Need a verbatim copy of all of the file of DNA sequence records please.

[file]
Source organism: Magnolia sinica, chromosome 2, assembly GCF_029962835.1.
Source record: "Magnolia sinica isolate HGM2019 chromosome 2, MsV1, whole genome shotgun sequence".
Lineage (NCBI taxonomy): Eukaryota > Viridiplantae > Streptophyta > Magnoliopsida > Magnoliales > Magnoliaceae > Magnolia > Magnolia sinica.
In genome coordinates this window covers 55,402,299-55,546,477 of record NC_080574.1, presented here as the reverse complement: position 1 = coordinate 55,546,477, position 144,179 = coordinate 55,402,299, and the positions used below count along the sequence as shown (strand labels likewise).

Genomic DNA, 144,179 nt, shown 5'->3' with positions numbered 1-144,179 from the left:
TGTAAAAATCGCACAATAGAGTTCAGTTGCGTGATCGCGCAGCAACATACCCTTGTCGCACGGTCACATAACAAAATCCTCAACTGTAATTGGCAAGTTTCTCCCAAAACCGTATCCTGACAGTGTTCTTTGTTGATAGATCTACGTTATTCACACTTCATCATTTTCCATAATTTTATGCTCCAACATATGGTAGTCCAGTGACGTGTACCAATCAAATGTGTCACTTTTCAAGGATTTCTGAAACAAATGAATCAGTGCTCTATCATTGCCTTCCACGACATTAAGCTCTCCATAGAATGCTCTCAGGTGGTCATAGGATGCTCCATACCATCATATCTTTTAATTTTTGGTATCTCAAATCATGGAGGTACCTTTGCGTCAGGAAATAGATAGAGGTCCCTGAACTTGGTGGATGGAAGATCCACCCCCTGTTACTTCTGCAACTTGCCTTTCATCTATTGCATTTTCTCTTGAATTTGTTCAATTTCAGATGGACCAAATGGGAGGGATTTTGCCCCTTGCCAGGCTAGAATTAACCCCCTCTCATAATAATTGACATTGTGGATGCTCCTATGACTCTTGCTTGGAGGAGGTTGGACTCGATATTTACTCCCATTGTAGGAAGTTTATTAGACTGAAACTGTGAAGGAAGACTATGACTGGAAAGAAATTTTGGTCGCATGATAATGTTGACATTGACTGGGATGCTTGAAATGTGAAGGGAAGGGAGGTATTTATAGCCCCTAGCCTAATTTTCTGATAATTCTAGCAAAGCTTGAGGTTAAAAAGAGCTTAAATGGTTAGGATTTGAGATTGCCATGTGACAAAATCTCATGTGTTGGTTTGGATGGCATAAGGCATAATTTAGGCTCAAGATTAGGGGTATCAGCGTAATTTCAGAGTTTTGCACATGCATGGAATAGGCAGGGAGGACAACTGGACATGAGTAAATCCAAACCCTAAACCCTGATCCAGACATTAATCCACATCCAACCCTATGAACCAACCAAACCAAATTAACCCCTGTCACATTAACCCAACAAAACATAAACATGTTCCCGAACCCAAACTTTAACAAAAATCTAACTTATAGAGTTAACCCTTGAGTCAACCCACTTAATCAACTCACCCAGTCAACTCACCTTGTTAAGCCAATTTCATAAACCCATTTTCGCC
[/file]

Source organism: Magnolia sinica, chromosome 2, assembly GCF_029962835.1.
Source record: "Magnolia sinica isolate HGM2019 chromosome 2, MsV1, whole genome shotgun sequence".
Lineage (NCBI taxonomy): Eukaryota > Viridiplantae > Streptophyta > Magnoliopsida > Magnoliales > Magnoliaceae > Magnolia > Magnolia sinica.
In genome coordinates this window covers 55,402,299-55,546,477 of record NC_080574.1, presented here as the reverse complement: position 1 = coordinate 55,546,477, position 144,179 = coordinate 55,402,299, and the positions used below count along the sequence as shown (strand labels likewise).

Genomic DNA, 144,179 nt, shown 5'->3' with positions numbered 1-144,179 from the left:
TGTAAAAATCGCACAATAGAGTTCAGTTGCGTGATCGCGCAGCAACATACCCTTGTCGCACGGTCACATAACAAAATCCTCAACTGTAATTGGCAAGTTTCTCCCAAAACCGTATCCTGACAGTGTTCTTTGTTGATAGATCTACGTTATTCACACTTCATCATTTTCCATAATTTTATGCTCCAACATATGGTAGTCCAGTGACGTGTACCAATCAAATGTGTCACTTTTCAAGGATTTCTGAAACAAATGAATCAGTGCTCTATCATTGCCTTCCACGACATTAAGCTCTCCATAGAATGCTCTCAGGTGGTCATAGGATGCTCCATACCATCATATCTTTTAATTTTTGGTATCTCAAATCATGGAGGTACCTTTGCGTCAGGAAATAGATAGAGGTCCCTGAACTTGGTGGATGGAAGATCCACCCCCTGTTACTTCTGCAACTTGCCTTTCATCTATTGCATTTTCTCTTGAATTTGTTCAATTTCAGATGGACCAAATGGGAGGGATTTTGCCCCTTGCCAGGCTAGAATTAACCCCCTCTCATAATAATTGACATTGTGGATGCTCCTATGACTCTTGCTTGGAGGAGGTTGGACTCGATATTTACTCCCATTGTAGGAAGTTTATTAGACTGAAACTGTGAAGGAAGACTATGACTGGAAAGAAATTTTGGTCGCATGATAATGTTGACATTGACTGGGATGCTTGAAATGTGAAGGGAAGGGAGGTATTTATAGCCCCTAGCCTAATTTTCTGATAATTCTAGCAAAGCTTGAGGTTAAAAAGAGCTTAAATGGTTAGGATTTGAGATTGCCATGTGACAAAATCTCATGTGTTGGTTTGGATGGCATAAGGCATAATTTAGGCTCAAGATTAGGGGTATCAGCGTAATTTCAGAGTTTTGCACATGCATGGAATAGGCAGGGAGGACAACTGGACATGAGTAAATCCAAACCCTAAACCCTGATCCAGACATTAATCCACATCCAACCCTATGAACCAACCAAACCAAATTAACCCCTGTCACATTAACCCAACAAAACATAAACATGTTCCCGAACCCAAACTTTAACAAAAATCTAACTTATAGAGTTAACCCTTGAGTCAACCCACTTAATCAACTCACCCAGTCAACTCACCTTGTTAAGCCAATTTCATAAACCCATTTTCGCC